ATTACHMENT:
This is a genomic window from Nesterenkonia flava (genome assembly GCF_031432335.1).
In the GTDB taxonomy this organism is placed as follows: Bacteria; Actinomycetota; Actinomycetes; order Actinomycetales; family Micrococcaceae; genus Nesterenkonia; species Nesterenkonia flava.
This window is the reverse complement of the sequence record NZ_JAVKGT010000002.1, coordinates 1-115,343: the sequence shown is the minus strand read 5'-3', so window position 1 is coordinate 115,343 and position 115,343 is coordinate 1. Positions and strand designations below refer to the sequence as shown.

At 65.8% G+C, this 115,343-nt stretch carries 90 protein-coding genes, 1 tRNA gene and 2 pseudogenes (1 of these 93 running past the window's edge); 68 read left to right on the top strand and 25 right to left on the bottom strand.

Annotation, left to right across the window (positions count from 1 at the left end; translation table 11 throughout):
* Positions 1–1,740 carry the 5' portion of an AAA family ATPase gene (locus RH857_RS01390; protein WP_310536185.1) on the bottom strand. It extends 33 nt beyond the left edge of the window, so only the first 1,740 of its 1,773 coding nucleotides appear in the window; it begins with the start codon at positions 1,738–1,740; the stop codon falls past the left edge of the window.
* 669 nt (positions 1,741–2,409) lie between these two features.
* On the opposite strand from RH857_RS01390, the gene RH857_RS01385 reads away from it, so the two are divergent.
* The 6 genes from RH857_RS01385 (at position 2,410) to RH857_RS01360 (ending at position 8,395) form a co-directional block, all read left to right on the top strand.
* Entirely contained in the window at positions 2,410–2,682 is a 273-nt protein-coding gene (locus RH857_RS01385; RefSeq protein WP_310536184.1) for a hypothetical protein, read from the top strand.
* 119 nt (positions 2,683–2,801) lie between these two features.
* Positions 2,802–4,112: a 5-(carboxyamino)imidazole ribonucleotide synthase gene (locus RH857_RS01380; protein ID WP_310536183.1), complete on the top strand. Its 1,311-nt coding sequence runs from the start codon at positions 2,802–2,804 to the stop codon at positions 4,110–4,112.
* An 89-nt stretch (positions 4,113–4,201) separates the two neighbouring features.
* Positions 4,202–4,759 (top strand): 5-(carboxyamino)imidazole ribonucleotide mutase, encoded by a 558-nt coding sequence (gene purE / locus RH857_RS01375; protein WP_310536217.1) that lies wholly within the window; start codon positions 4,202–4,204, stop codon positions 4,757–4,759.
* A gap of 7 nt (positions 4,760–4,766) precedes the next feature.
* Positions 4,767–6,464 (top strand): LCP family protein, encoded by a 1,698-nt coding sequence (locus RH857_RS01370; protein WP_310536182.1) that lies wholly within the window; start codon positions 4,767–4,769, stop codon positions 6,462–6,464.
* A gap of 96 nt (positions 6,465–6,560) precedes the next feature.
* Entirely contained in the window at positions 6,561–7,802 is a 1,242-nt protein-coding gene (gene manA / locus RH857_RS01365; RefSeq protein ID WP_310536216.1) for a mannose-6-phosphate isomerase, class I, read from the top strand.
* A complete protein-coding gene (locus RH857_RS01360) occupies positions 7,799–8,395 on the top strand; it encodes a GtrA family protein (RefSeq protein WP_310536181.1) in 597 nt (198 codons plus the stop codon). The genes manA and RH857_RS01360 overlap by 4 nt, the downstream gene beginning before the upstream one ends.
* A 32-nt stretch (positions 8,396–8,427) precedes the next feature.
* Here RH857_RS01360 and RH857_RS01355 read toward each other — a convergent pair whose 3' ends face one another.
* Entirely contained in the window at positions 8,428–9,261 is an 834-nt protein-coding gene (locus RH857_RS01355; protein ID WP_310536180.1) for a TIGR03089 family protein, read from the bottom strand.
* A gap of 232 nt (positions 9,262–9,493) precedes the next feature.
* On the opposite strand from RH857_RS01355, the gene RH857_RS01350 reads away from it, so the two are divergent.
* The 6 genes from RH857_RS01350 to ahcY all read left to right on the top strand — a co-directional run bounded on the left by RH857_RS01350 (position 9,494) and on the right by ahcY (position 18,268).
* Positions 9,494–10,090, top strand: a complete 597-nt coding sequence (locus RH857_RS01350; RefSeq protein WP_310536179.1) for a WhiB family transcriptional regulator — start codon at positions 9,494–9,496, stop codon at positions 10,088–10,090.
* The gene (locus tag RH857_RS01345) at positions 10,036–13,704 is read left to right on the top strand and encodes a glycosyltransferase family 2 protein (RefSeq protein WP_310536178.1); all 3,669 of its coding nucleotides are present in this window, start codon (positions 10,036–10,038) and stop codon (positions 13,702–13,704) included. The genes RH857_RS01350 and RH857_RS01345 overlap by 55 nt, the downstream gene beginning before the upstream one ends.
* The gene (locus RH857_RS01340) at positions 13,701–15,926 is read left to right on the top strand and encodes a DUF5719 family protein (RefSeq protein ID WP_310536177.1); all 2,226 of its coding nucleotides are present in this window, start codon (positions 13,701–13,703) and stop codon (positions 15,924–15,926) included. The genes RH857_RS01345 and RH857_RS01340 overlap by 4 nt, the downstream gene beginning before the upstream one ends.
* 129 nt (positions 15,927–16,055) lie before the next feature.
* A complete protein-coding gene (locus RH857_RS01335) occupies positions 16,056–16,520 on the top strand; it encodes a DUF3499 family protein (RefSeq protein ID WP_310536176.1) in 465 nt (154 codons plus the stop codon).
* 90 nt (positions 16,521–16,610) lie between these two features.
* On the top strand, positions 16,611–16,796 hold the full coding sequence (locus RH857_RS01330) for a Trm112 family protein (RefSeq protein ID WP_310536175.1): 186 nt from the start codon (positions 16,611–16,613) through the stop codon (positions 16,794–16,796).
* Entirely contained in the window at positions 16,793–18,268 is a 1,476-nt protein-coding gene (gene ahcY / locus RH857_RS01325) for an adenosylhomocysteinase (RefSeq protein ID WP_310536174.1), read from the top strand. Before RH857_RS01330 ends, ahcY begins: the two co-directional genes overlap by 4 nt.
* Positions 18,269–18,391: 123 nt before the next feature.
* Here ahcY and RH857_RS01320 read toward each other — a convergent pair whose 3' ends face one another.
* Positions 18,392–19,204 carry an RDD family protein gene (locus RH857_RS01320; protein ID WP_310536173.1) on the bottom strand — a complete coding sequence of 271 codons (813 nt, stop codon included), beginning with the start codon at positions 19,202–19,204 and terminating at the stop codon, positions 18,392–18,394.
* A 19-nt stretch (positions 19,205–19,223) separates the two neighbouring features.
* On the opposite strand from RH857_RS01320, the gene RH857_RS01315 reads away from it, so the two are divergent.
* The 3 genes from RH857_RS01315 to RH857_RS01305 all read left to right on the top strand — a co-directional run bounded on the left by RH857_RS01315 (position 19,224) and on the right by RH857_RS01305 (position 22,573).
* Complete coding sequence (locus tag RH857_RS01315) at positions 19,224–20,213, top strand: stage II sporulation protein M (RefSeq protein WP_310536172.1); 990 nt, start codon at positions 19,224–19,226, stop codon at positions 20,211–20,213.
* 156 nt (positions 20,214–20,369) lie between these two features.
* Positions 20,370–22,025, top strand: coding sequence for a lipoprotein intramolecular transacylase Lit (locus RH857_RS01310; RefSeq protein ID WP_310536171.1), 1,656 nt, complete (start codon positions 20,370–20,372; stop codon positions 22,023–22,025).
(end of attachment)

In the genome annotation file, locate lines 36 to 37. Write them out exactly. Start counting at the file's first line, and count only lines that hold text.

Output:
* Positions 18,392–19,204 carry an RDD family protein gene (locus RH857_RS01320; protein ID WP_310536173.1) on the bottom strand — a complete coding sequence of 271 codons (813 nt, stop codon included), beginning with the start codon at positions 19,202–19,204 and terminating at the stop codon, positions 18,392–18,394.
* A 19-nt stretch (positions 19,205–19,223) separates the two neighbouring features.